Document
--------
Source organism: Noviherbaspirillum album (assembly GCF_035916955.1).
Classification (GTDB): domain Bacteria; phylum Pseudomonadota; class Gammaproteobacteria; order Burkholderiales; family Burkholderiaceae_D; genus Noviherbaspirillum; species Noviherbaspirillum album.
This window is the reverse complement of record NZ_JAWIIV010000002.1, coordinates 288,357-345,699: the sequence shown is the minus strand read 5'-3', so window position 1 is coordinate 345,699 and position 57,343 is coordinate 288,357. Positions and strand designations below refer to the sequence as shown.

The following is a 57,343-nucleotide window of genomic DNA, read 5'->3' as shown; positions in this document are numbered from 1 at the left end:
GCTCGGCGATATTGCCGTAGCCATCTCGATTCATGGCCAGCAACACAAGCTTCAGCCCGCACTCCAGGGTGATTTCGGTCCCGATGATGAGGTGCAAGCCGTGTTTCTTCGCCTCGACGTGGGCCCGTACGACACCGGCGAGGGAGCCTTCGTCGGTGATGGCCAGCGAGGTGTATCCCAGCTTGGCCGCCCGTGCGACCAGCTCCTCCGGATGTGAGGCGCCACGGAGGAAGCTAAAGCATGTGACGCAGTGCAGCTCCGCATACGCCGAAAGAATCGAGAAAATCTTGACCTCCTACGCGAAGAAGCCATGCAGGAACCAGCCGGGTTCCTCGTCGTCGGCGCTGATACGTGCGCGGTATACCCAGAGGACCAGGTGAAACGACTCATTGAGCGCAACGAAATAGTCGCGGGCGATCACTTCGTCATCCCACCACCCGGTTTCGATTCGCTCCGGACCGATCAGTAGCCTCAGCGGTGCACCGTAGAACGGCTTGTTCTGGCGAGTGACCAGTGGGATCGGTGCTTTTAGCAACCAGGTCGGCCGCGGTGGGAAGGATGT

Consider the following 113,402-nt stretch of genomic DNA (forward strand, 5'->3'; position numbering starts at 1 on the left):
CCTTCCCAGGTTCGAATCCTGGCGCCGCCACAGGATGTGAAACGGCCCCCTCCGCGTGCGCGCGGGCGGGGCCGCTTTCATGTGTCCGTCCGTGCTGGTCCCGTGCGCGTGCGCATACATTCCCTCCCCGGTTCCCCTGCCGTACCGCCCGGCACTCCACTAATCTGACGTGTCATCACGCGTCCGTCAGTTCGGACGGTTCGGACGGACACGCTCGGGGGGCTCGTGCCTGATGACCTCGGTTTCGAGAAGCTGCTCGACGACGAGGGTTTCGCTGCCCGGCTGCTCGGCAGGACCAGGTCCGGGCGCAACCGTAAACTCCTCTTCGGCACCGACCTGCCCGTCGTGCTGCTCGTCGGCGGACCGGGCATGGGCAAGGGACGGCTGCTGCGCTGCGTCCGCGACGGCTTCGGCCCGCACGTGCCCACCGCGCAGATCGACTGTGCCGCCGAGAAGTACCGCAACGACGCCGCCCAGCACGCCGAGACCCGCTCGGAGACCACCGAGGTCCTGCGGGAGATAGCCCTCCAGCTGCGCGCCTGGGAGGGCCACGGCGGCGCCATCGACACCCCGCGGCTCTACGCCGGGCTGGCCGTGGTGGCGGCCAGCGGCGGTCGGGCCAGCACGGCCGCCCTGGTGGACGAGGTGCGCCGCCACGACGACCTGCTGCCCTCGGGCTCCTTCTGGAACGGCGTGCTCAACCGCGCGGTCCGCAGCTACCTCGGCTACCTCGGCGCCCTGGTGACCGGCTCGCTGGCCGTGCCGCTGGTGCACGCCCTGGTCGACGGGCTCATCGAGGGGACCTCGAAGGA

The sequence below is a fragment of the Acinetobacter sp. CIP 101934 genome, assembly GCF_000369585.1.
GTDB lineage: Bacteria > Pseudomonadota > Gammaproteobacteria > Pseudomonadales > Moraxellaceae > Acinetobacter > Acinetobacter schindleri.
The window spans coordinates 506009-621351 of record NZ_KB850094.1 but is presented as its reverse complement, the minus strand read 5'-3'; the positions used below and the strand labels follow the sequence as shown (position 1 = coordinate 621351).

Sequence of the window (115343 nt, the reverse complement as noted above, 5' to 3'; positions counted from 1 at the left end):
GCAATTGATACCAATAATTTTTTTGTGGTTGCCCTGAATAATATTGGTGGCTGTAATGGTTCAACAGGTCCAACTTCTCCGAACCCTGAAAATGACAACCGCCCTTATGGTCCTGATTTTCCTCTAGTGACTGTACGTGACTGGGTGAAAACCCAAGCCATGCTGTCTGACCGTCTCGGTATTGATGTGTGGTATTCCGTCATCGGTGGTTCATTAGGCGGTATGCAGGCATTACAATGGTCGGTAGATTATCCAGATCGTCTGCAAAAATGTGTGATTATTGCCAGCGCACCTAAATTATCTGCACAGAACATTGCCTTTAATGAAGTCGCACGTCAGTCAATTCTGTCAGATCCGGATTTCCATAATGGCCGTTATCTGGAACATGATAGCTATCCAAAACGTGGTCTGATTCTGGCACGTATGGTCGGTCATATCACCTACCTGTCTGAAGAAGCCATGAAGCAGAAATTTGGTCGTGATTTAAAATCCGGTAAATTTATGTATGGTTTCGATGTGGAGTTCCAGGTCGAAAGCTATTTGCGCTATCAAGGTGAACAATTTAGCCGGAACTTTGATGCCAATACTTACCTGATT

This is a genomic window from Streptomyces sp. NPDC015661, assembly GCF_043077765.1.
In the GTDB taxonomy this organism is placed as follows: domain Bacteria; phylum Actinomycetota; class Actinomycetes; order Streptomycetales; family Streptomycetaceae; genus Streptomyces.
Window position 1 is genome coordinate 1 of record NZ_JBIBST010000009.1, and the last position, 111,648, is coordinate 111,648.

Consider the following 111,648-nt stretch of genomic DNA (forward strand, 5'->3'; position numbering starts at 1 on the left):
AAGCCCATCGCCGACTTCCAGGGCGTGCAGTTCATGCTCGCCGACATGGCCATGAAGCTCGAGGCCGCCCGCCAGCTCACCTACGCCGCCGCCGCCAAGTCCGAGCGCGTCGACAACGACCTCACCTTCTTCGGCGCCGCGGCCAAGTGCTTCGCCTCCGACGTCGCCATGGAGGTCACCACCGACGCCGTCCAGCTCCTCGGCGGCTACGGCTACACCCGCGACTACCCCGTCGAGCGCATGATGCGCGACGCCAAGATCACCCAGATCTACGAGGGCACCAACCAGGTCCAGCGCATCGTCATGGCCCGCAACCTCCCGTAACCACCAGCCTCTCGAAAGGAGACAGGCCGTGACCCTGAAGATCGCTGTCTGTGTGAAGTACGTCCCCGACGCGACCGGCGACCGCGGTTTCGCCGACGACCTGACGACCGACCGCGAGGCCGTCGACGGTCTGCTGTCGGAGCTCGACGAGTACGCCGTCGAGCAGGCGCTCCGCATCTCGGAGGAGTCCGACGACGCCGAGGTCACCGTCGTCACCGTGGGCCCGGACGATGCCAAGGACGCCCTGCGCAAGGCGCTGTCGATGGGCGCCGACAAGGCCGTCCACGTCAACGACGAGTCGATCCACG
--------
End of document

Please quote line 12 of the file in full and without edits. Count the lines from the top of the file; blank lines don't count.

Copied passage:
GCAATTGATACCAATAATTTTTTTGTGGTTGCCCTGAATAATATTGGTGGCTGTAATGGTTCAACAGGTCCAACTTCTCCGAACCCTGAAAATGACAACCGCCCTTATGGTCCTGATTTTCCTCTAGTGACTGTACGTGACTGGGTGAAAACCCAAGCCATGCTGTCTGACCGTCTCGGTATTGATGTGTGGTATTCCGTCATCGGTGGTTCATTAGGCGGTATGCAGGCATTACAATGGTCGGTAGATTATCCAGATCGTCTGCAAAAATGTGTGATTATTGCCAGCGCACCTAAATTATCTGCACAGAACATTGCCTTTAATGAAGTCGCACGTCAGTCAATTCTGTCAGATCCGGATTTCCATAATGGCCGTTATCTGGAACATGATAGCTATCCAAAACGTGGTCTGATTCTGGCACGTATGGTCGGTCATATCACCTACCTGTCTGAAGAAGCCATGAAGCAGAAATTTGGTCGTGATTTAAAATCCGGTAAATTTATGTATGGTTTCGATGTGGAGTTCCAGGTCGAAAGCTATTTGCGCTATCAAGGTGAACAATTTAGCCGGAACTTTGATGCCAATACTTACCTGATT